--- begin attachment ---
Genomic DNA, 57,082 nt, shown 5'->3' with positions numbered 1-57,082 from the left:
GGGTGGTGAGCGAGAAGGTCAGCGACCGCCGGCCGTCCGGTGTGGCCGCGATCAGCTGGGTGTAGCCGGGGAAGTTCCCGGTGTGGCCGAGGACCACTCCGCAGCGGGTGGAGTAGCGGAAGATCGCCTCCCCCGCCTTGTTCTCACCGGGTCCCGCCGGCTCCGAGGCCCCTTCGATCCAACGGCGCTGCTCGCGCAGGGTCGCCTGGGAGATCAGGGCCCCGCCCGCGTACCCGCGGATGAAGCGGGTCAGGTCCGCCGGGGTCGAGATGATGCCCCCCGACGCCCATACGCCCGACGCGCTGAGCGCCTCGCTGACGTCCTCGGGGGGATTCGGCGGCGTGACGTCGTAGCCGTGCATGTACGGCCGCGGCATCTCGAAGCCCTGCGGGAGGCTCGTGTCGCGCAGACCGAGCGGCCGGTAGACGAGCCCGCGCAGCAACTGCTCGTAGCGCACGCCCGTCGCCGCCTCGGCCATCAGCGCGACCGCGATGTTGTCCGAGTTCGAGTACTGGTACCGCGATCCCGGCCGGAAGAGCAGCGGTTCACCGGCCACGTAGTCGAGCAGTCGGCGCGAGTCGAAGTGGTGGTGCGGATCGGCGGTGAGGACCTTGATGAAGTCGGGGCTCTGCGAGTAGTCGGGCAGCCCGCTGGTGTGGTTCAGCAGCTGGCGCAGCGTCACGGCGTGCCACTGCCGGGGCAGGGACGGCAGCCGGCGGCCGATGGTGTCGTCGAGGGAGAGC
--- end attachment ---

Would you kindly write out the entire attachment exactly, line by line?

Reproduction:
Genomic DNA, 57,082 nt, shown 5'->3' with positions numbered 1-57,082 from the left:
GGGTGGTGAGCGAGAAGGTCAGCGACCGCCGGCCGTCCGGTGTGGCCGCGATCAGCTGGGTGTAGCCGGGGAAGTTCCCGGTGTGGCCGAGGACCACTCCGCAGCGGGTGGAGTAGCGGAAGATCGCCTCCCCCGCCTTGTTCTCACCGGGTCCCGCCGGCTCCGAGGCCCCTTCGATCCAACGGCGCTGCTCGCGCAGGGTCGCCTGGGAGATCAGGGCCCCGCCCGCGTACCCGCGGATGAAGCGGGTCAGGTCCGCCGGGGTCGAGATGATGCCCCCCGACGCCCATACGCCCGACGCGCTGAGCGCCTCGCTGACGTCCTCGGGGGGATTCGGCGGCGTGACGTCGTAGCCGTGCATGTACGGCCGCGGCATCTCGAAGCCCTGCGGGAGGCTCGTGTCGCGCAGACCGAGCGGCCGGTAGACGAGCCCGCGCAGCAACTGCTCGTAGCGCACGCCCGTCGCCGCCTCGGCCATCAGCGCGACCGCGATGTTGTCCGAGTTCGAGTACTGGTACCGCGATCCCGGCCGGAAGAGCAGCGGTTCACCGGCCACGTAGTCGAGCAGTCGGCGCGAGTCGAAGTGGTGGTGCGGATCGGCGGTGAGGACCTTGATGAAGTCGGGGCTCTGCGAGTAGTCGGGCAGCCCGCTGGTGTGGTTCAGCAGCTGGCGCAGCGTCACGGCGTGCCACTGCCGGGGCAGGGACGGCAGCCGGCGGCCGATGGTGTCGTCGAGGGAGAGC